The only people helped by the proven-to-be-ineffective drug are its manufacturers.
Framing our problem in terms of "costs" is a misrepresentation of the real challenge -- how to slow the increase in spending.
Styles of practicing medicine vary from hospital to hospital, and they get transmitted to young residents through a "hidden curriculum."
The success of a hospital system in Washington state should be a strong signal that patient decision aids are powerful quality-improving, cost-cutting tools.
Republicans have held more than thirty votes trying to repeal Obamacare. They should take up some of these causes instead.
We can't trust drug companies to disclose product safety hazards when they stand to gain so much from fudging the facts
Has the U.S. wasted $1.5 billion on an ineffective drug?
Whether this season’s swine flu turns out to be deadly or mild, most experts agree that it’s only a matter of time before we’re hit by a truly devastating flu pandemic—one that might kill more people worldwide than have died of the plague and aids combined. In the U.S., the main lines of defense are pharmaceutical—vaccines and antiviral drugs to limit the spread of flu and prevent people from dying from it. Yet now some flu experts are challenging the medical orthodoxy and arguing that for those most in need of protection, flu shots and antiviral drugs may provide little to none. So where does that leave us if a bad pandemic strikes?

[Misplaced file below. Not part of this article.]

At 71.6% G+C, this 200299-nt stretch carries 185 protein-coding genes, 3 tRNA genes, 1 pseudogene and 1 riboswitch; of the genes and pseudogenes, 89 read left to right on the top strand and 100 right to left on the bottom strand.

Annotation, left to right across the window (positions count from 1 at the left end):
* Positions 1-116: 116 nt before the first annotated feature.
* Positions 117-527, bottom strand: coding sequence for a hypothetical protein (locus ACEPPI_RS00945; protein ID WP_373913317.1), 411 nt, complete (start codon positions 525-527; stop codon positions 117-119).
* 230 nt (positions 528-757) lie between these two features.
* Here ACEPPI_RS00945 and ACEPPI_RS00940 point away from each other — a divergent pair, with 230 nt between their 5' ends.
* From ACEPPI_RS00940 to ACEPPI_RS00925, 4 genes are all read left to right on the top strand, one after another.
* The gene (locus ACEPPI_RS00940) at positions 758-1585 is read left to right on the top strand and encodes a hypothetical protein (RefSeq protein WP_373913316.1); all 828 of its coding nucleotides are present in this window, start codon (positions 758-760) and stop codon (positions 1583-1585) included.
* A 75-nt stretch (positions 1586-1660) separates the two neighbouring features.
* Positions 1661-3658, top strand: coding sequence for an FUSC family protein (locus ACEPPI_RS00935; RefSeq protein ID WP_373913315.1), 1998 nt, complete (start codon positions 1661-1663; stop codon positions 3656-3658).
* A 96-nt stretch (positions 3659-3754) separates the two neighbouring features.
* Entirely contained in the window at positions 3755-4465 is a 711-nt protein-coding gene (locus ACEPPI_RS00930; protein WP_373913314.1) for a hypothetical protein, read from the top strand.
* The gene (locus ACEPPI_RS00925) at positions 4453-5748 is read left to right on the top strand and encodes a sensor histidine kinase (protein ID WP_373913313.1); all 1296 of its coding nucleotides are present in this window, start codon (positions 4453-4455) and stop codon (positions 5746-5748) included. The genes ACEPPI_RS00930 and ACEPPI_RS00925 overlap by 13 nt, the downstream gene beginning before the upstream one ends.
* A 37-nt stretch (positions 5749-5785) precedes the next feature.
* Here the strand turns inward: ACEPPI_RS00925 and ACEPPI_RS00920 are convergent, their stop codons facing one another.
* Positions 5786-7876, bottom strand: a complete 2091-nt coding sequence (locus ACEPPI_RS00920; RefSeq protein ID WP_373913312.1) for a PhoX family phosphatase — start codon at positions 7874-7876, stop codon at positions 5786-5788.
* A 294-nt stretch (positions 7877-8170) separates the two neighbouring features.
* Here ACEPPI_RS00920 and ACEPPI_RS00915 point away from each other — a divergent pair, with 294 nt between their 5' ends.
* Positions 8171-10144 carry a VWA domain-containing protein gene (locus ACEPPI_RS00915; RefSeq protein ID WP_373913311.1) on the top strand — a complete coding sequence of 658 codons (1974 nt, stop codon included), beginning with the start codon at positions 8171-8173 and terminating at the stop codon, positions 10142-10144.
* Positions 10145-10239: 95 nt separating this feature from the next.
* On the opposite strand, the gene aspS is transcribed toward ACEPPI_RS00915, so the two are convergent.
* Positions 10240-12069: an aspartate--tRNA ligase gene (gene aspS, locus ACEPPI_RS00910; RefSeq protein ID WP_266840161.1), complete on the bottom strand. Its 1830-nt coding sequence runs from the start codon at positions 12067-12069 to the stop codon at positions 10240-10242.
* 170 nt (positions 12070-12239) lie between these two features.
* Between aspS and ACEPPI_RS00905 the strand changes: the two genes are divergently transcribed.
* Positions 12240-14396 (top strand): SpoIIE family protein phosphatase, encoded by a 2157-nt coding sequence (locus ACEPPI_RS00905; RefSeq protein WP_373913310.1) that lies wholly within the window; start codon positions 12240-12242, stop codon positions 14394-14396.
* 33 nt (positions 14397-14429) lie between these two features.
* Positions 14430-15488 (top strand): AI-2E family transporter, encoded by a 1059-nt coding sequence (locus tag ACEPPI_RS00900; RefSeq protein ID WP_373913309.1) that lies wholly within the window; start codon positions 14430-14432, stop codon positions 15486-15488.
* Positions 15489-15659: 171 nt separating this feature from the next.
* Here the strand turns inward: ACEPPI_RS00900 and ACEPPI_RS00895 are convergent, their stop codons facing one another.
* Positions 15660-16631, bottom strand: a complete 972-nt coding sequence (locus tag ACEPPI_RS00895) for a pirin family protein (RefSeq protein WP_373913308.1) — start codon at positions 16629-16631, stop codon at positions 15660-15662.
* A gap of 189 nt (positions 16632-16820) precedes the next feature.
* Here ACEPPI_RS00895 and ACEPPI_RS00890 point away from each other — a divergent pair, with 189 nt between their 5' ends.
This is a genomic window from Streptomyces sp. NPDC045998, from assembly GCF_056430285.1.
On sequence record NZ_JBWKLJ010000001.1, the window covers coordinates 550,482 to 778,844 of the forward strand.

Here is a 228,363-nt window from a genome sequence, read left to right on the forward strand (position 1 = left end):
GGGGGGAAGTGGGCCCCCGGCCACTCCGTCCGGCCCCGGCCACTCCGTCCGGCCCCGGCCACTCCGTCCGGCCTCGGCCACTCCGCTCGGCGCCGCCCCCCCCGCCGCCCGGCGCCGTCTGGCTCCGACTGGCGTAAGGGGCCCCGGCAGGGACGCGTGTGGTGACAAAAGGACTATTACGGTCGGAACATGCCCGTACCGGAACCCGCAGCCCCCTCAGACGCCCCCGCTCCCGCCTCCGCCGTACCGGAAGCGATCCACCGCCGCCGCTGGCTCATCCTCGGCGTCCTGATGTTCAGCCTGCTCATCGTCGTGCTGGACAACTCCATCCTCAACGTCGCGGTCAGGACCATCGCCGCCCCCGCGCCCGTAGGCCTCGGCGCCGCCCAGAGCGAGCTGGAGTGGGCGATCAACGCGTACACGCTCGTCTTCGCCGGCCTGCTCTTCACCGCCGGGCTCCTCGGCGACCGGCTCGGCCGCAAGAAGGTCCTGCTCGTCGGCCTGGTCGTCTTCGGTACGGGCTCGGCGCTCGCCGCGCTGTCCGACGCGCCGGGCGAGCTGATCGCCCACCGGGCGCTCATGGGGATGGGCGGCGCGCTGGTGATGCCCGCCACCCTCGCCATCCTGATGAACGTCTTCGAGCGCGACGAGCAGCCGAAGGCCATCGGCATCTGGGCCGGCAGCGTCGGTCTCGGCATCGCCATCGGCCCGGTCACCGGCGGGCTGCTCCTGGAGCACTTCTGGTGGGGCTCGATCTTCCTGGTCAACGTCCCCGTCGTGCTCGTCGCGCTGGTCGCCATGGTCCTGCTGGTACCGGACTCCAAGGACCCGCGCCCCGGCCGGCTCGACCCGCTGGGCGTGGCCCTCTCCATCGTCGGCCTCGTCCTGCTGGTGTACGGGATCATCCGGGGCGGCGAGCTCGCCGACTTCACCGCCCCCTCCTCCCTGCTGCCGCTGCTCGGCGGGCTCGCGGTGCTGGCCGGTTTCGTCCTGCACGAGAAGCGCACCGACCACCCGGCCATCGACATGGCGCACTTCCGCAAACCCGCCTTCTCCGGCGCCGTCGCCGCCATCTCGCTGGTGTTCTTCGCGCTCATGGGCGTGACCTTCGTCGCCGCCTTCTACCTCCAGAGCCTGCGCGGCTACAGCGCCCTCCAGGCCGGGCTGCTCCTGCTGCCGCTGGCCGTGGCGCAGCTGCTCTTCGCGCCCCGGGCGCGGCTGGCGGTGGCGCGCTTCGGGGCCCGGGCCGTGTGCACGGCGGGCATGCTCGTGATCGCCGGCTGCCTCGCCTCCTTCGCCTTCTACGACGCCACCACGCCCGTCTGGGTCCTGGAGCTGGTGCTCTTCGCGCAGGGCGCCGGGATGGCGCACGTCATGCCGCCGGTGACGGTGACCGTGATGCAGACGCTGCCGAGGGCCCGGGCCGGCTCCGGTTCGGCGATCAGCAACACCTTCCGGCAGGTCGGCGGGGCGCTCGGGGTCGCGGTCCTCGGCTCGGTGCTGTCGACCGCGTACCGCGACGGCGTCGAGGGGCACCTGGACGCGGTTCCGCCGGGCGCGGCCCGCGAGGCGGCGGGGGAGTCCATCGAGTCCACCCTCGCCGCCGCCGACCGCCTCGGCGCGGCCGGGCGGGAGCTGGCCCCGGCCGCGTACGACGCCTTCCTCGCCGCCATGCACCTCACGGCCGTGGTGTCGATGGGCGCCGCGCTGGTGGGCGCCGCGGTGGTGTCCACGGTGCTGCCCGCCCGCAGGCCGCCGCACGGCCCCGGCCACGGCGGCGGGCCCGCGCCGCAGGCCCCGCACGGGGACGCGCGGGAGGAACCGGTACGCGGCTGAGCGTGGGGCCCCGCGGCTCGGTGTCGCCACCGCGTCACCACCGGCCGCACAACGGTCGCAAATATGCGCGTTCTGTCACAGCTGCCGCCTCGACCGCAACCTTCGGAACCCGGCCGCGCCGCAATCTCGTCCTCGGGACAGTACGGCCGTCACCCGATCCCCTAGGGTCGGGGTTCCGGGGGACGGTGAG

The health-care crisis no candidate is addressing? Too many doctors
Sounds crazy, but one way to arrest the spiraling cost of health care would be to figure out what treatments actually work